Role, legacy, symbolism of Long March 80 years later

 

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Visitors view the models of the Long March-series carrier rockets during the 16th China Beijing International High-Tech Expo in Beijing, May 22, 2013.  [Photo/Xinhua]
Jin Dan (China Daily)

 

As China’s Long March rocket carries two Chinese astronauts into space, the country celebrates another historic moment: the 80th anniversary of the end of the Long March undertaken by the Red Army, on Saturday.

Here we take a look at the Long March, an event that changed China’s history, and analyze why this event continues to resonate so strongly with Chinese even after eight decades. We look at its role in different fields, its legacy and its symbolism.

Many events are planned to commemorate the epic expedition, including a speech by President Xi Jinping at a convention in Beijing on Friday.

Marching from Earth to space

China once again impressed the world with the successful launch of manned spacecraft Shenzhou XI on Monday, a feat that’s doubly impressive as it’s the country’s longest manned space program.

While the technology, training and everything connected with the program belong to the modern age, the clue that even this journey to explore the world far away from our Earth has strong ties with the expedition that took place 80 years ago lies in the name of the rocket that carried the spacecraft: Long March-2F Y11.

Interestingly, this year also marks the 60th anniversary of China’s space exploration and 50th anniversary of the Long March rocket family.

“It is not a coincidence that the rocket series is named ‘Long March’. The name is endowed with profound meaning and significance,” said Liang Xiaohong, top official of China Academy of Launch Vehicle Technology.

“At the beginning, designers fretted over the name and all were at a loss. Several days later, one major designer read a poem entitled ‘The Long March’ by Chairman Mao and was touched by the spirit of persistence and bravery of the Red Army. He thought ‘Long March’ was the perfect word for the rocket and immediately decided to use it,” Liang added.

In 1970, Long March-1 rocket sent China’s first satellite Dong Fang Hong-1 into Earth’s orbit, making China the fifth nation to achieve independent launch capability after Soviet Union, the US, France and Japan.

This week’s launch was Long March-2F’s 13th attempt and the 237th of the whole rocket family.

In June, the new model of this rocket family Long March-7 blasted off for maiden space flight, which together with the orbiting Tiangong II space lab bodes well for the final phase of China’s three-step manned space program to assemble and operate a permanent manned space station.

 

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Armed police rescue residents in Xiaxi village, Yutian town in East China’s Jiangxi province on July 18, 2016.  [Photo/IC]
Spirit lives on

 

Compared with its march in physical space, China’s development through ages deserves more attention.

The Communist Party of China was founded in 1921 and the People’s Republic of China (PRC) was founded in 1949. The Long March (1934-1936) by the Red Army happened in between. And the middle point between China’s reform and opening-up in 1978 and its goal to become a modern prosperous country in 2049 was the 18th National Congress of CPC that was held in 2013. So, now is the starting point of a new expedition.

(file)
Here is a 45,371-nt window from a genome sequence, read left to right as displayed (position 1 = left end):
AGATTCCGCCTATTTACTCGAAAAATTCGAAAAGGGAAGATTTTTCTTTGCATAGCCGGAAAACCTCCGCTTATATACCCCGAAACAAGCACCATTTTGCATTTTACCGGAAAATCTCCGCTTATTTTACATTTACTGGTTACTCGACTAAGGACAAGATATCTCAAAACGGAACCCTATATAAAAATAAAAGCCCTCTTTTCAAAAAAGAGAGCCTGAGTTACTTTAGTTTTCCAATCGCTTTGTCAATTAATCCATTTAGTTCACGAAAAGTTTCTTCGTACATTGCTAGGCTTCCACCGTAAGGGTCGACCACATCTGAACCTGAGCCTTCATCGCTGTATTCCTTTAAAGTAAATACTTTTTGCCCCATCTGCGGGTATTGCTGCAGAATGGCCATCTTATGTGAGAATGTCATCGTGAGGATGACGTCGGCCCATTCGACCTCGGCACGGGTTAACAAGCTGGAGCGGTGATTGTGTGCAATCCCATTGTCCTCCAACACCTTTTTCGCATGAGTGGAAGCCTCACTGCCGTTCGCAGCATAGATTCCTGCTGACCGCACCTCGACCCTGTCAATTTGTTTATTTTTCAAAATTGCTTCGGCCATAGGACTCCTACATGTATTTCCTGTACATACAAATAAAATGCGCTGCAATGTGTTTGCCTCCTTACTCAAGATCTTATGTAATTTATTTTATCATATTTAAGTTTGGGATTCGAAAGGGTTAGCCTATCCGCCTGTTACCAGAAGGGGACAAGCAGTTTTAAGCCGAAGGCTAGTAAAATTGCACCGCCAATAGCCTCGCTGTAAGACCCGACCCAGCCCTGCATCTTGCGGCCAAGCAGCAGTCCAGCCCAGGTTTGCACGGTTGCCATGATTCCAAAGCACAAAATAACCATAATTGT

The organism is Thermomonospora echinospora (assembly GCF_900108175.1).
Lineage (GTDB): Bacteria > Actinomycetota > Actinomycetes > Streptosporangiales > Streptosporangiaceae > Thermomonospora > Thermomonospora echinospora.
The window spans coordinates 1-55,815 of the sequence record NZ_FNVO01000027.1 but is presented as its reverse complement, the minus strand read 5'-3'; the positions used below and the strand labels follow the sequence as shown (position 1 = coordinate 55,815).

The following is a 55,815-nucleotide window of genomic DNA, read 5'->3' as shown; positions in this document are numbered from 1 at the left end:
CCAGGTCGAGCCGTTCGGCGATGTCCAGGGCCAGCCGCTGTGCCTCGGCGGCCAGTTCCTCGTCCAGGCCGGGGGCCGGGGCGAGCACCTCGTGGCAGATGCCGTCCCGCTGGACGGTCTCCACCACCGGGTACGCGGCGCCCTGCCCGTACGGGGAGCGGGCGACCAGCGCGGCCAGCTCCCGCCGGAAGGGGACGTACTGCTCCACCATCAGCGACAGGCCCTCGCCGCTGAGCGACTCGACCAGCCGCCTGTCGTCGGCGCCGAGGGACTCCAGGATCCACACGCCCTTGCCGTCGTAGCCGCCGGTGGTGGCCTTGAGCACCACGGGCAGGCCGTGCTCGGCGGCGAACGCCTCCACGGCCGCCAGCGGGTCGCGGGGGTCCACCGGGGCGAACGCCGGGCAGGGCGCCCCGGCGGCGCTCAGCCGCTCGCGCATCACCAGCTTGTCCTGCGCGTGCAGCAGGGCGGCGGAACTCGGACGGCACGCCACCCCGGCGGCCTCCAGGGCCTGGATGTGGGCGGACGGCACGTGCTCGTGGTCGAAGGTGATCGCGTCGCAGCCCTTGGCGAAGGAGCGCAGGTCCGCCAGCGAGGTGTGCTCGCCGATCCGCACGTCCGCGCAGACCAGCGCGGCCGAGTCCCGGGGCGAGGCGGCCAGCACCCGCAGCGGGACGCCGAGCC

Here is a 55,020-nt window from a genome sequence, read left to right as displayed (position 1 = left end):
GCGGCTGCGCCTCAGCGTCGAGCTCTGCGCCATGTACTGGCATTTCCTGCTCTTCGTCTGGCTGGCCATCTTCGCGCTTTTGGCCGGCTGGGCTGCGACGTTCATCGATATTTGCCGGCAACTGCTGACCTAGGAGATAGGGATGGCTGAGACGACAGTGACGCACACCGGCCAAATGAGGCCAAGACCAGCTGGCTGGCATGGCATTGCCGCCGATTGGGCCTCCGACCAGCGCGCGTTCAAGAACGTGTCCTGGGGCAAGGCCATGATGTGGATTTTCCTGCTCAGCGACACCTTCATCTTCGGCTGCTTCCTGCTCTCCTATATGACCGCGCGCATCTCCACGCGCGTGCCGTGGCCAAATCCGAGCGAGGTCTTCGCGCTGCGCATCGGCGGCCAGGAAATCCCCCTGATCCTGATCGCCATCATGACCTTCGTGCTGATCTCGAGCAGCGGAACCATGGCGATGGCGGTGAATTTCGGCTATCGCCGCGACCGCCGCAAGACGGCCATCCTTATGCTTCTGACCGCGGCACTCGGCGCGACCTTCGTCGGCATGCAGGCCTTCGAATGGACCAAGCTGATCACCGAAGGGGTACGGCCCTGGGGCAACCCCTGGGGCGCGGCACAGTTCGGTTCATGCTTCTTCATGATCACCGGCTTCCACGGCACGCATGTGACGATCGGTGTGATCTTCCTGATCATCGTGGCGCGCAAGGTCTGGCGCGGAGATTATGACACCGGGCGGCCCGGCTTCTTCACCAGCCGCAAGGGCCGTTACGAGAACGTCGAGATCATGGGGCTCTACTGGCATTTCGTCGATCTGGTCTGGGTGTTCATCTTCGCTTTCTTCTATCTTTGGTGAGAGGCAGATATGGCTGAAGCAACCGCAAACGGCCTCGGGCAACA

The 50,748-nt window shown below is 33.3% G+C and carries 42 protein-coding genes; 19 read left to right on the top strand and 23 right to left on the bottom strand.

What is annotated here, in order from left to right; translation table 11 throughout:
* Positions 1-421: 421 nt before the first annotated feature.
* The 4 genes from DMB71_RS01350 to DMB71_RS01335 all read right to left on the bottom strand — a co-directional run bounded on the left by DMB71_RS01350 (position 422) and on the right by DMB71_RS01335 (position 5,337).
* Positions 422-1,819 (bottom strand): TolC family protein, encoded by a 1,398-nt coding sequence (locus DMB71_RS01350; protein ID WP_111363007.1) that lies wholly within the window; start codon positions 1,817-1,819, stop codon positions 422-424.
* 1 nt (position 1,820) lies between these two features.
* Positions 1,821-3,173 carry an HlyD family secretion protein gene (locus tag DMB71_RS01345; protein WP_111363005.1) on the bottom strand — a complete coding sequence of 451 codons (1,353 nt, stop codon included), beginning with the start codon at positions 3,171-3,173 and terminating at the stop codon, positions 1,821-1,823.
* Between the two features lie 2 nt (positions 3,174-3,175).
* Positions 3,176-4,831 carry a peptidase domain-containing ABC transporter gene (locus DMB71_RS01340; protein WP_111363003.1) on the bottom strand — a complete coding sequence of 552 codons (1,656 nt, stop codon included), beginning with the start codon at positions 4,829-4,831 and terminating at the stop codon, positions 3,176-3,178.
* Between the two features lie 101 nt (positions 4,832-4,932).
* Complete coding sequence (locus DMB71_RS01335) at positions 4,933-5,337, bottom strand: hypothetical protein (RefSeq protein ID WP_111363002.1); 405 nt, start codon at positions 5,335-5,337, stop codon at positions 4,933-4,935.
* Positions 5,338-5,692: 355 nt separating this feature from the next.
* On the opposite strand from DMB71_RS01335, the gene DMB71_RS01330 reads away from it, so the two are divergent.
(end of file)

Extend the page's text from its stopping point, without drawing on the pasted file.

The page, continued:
Shortly before the founding of the PRC, Mao Zedong even said that taking control of the whole country was only the first step in the long march for the Chinese people. Today’s China is still on its path of further reforms and development.

Luckily, the Red Army’s Long March in the early 1930s has left a legacy that continues to resonate with generation after generation. Whether it is revolutionary period or development era, whether it is age of innovation or rebuilding after natural disasters, the Chinese people have shown time and again their determination, persistence and tenacity – all qualities that can be traced back to the spirit of the Long March.

 

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A group of journalists hold a memorial ceremony at a Long March monument in Hongyuan county, Sichuan province, on Sept 13.  The group was invited by China’s internet watchdog to retrace the route of the Red Army’s 12,500km Long March.  [Photo by Hua Xiaofeng/For China Daily]
Nation’s cultural symbol

 

What the Long March means to modern China can be understood by the central role it plays in China’s traditional values.

On the one hand, it’s a historical milestone that marks the severe struggle the Communist Party of China, then just 15 years old, faced during the Long March.

On the other hand, it carries on cultural significance, representing Chinese people’s indomitable spirit.

The Long March 80 years on has become a core cultural symbol. Many streets in various places of China are named after the epic journey. “New Long March” has become another term for China’s reforms, governance and poverty-alleviation attempts.

Many people, including many foreigners, nowadays retrace the route of Long March to get inspiration from Red Army soldiers’ brilliance, sacrifice and fighting spirit in face of daunting difficulties.

As President Xi Jinping has said, the Long March is ongoing, and every generation should win the battle.

Zhang Xingjian contributed to this story.

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